The second major advantage of multiparametric MRI is that it has a very high negative predictive value of around 95%. It can therefore help to avoid unnecessary biopsies, for example, in men who have a PSA increase due to prostate irritation, e.g., prostatitis.

For which indications is multiparametric MRI used?

Currently, multiparametric MRI is used primarily in men, where a systematic TRUS-guided biopsy was unremarkable but the prostate continues to show a suspicious clinical course, such as a further increase in PSA. Current studies, including those from the New England Journal of Medicine, suggest if clinically suspected, multiparametric MRI should be performed prebiopsy to either identify a suitable target for biopsy or directly exclude it. We can thus prevent possible overtreatment as we regularly detect low-grade carcinomas, i.e., carcinomas with a Gleason score of 6, or in the newer pathological classification grade I.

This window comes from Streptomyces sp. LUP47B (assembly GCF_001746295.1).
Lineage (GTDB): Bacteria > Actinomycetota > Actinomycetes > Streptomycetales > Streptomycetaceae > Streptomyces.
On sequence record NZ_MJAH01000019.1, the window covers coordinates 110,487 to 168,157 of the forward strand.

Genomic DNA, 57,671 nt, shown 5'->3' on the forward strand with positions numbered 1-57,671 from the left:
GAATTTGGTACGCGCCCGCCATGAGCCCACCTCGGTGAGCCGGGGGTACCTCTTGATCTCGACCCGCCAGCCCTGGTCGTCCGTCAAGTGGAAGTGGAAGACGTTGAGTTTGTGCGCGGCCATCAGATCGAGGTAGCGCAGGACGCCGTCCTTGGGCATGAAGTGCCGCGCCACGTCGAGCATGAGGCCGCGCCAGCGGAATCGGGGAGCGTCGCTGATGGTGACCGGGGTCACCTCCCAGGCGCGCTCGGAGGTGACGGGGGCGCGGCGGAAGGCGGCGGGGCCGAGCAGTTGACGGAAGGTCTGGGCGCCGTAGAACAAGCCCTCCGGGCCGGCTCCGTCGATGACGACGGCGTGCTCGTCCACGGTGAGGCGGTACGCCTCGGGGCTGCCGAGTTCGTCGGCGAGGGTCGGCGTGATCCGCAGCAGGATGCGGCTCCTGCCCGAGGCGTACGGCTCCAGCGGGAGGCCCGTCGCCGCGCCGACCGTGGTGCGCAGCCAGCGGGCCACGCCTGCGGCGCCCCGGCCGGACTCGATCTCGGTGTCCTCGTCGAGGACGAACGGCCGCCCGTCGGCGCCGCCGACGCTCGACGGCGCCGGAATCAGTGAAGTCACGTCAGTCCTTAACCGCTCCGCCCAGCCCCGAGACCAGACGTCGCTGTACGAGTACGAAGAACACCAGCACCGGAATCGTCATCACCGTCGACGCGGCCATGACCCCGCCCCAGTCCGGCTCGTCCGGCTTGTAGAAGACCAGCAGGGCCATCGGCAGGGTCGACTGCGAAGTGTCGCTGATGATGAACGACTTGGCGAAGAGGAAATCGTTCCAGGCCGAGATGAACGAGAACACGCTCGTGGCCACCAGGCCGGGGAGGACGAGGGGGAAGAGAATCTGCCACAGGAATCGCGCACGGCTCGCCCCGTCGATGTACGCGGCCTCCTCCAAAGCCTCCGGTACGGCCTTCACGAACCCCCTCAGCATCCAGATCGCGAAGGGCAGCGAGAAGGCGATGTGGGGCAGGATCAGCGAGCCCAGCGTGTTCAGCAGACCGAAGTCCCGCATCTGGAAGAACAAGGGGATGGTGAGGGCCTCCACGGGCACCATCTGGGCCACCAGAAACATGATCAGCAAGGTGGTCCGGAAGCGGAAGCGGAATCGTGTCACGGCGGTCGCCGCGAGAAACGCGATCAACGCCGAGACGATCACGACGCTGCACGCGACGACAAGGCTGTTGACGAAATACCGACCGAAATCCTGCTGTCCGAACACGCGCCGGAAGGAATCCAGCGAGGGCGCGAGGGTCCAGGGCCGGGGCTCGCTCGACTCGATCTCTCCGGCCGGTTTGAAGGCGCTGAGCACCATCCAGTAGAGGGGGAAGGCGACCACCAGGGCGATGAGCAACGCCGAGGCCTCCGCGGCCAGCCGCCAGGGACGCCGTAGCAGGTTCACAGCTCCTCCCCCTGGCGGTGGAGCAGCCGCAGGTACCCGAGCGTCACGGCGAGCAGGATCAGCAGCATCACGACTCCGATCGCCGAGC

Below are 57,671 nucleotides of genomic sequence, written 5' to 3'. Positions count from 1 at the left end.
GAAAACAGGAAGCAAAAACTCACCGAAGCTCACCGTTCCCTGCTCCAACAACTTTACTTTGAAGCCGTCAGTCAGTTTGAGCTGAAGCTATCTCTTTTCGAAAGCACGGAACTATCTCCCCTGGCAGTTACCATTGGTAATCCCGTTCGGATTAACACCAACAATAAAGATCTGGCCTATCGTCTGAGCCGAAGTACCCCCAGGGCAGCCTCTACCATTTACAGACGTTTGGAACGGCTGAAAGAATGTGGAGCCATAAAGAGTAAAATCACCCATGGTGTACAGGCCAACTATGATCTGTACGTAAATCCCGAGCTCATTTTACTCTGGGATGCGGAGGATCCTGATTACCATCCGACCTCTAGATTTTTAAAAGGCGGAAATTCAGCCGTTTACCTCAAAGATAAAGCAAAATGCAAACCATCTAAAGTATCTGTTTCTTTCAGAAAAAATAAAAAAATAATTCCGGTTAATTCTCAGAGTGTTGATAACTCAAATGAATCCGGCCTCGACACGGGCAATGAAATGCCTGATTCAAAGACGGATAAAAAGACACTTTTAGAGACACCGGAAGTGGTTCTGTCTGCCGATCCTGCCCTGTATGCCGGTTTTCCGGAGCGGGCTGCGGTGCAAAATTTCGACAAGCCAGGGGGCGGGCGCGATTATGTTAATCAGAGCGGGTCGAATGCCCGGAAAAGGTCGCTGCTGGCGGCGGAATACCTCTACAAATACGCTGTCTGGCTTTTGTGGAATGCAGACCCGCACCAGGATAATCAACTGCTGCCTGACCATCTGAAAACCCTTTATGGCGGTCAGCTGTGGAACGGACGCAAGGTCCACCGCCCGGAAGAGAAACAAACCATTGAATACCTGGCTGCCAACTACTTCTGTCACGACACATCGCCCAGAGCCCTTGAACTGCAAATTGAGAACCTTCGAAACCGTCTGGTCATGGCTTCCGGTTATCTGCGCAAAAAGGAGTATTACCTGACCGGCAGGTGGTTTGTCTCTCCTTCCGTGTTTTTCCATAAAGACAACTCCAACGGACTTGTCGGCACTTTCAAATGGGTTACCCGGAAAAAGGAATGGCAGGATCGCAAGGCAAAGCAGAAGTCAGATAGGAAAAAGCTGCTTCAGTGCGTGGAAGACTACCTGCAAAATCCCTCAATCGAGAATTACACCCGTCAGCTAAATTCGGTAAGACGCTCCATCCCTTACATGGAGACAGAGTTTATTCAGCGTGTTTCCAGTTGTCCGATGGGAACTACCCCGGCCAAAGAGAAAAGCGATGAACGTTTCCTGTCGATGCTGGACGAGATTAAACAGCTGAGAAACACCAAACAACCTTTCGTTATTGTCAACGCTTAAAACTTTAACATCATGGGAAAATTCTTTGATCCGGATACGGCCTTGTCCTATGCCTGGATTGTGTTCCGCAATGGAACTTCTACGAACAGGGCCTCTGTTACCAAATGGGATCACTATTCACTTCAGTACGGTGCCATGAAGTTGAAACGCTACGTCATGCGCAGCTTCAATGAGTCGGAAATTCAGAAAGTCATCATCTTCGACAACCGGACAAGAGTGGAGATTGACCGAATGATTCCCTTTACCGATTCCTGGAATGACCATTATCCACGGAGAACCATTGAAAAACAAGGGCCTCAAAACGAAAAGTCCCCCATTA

In current diagnostic practice sometimes a not-very-suspicious area is described with a PI-RADS score of 4 or 5, which is then biopsied and the pathological report describes a prostate carcinoma with a Gleason score of 6. This is not a good result for either radiologists or urologists, as we know from large studies that life expectancy is not significantly reduced by these low-grade carcinomas. Instead, however, many patients for whom active surveillance is actually sufficient, will, after a few years, opt for more radical therapies, leading not only to organic function loss, but also to significant healthcare costs.

We also know that patients with a cancer diagnosis, including patients diagnosed with low-grade prostate cancer and who are only monitored but not treated, have an increased suicide rate.

What role does multiparametric MRI play in the decision for or against a prostate biopsy?